Italy has been fined by a European court for violating the human rights of African migrants.
The European Court of Human Rights said on Thursday that Italy's decision to send 24 Eritreans and Somalis back to Libya in 2009 put the migrants at risk. Italy has been ordered to pay 15,000 euros ($20,000) to each of the plaintiffs and to cover court costs.
The immigrants, on a ship carrying 200 people, were intercepted by the Italian Coast Guard in the Mediterranean as they were leaving Africa from Tripoli and heading towards the island of Lampedusa. Due to a bilateral agreement, the boat was sent back to Libya, where the migrants were picked up by authorities.
The court ruled that Italy put the migrants at unnecessary risk. They could have been detained and mistreated in Tripoli, or sent back to Somalia and Eritrea, where they could be arrested or even tortured.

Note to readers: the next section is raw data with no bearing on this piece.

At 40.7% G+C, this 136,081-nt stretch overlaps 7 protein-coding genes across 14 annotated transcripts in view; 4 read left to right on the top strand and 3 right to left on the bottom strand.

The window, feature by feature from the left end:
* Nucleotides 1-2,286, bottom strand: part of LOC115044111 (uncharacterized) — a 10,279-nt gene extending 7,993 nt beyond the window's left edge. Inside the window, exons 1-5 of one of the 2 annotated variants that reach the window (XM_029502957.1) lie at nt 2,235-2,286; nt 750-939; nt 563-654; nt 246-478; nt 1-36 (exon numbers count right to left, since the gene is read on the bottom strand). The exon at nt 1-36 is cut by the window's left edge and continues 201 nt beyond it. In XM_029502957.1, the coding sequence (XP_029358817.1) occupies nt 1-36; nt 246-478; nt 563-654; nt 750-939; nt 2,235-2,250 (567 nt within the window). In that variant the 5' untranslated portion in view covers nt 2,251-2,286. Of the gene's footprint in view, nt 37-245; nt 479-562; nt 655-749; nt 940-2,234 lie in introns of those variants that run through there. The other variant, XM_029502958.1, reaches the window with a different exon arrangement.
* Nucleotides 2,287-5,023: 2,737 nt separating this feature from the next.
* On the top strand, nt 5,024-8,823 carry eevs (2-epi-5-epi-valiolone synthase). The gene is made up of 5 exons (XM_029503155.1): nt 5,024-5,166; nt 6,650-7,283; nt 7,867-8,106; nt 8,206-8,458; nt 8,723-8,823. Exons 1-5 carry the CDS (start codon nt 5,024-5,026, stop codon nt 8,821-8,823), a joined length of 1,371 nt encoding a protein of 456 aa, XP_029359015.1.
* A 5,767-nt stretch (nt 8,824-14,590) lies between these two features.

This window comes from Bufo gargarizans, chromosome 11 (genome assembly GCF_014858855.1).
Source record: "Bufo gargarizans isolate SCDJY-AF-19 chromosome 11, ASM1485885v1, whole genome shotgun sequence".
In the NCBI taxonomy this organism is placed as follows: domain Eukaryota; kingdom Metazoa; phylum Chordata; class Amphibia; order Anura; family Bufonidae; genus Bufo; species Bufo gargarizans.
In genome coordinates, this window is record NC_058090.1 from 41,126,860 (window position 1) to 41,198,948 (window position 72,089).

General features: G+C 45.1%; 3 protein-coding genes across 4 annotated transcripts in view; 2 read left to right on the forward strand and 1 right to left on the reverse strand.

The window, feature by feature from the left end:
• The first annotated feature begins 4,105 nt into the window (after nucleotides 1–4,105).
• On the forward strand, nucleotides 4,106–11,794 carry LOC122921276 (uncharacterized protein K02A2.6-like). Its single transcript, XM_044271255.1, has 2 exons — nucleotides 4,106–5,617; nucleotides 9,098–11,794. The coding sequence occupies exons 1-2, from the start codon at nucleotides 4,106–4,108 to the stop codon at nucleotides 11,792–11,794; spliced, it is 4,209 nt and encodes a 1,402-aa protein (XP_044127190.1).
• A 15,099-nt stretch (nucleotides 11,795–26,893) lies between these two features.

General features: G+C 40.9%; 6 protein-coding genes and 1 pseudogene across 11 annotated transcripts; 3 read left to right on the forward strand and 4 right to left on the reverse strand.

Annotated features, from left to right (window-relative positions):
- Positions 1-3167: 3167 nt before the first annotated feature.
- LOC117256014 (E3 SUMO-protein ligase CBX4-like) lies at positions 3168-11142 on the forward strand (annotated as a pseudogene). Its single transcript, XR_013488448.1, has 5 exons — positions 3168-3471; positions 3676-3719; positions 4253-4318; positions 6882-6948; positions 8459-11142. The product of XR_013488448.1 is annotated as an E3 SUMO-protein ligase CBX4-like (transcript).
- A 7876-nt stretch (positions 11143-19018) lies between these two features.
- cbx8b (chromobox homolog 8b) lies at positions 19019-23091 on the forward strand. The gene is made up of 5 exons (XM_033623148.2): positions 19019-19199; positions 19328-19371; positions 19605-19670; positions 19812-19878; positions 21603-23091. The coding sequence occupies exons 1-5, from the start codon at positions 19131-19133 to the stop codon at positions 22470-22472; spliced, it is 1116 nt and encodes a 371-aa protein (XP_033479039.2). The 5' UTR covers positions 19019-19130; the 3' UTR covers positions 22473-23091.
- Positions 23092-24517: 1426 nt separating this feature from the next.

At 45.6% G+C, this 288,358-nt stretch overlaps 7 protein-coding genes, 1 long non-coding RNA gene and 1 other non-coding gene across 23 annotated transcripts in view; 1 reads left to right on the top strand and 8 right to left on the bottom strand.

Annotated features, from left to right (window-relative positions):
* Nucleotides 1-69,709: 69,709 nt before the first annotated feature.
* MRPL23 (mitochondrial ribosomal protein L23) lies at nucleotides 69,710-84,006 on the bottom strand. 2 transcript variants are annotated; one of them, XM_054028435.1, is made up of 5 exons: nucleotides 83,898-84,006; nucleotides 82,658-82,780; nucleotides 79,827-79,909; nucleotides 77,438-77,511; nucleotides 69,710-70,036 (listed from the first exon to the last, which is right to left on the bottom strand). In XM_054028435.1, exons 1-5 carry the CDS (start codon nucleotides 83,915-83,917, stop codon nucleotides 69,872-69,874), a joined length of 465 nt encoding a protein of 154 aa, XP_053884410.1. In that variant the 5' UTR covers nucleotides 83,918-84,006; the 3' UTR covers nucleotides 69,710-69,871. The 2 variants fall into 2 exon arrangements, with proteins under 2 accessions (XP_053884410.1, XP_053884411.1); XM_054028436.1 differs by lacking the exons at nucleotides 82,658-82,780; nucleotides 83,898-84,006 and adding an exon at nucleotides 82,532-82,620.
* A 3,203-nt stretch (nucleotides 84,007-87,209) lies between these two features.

Italy said in its defense that the country was overburdened by refugees entering the country at the time. The court acknowledged the claim, but added that this could not absolve a State of its obligation not to remove any person who would run the risk of being subjected to (prohibited) treatment.
Today's important ruling vindicates what human rights groups argued all along: Italy put these people at grave risk when it pushed them back to Libya, said Judith Sunderland, senior western Europe researcher at Human Rights Watch. Even on the high seas, European states can't wash their hands of responsibilities towards migrants and refugees.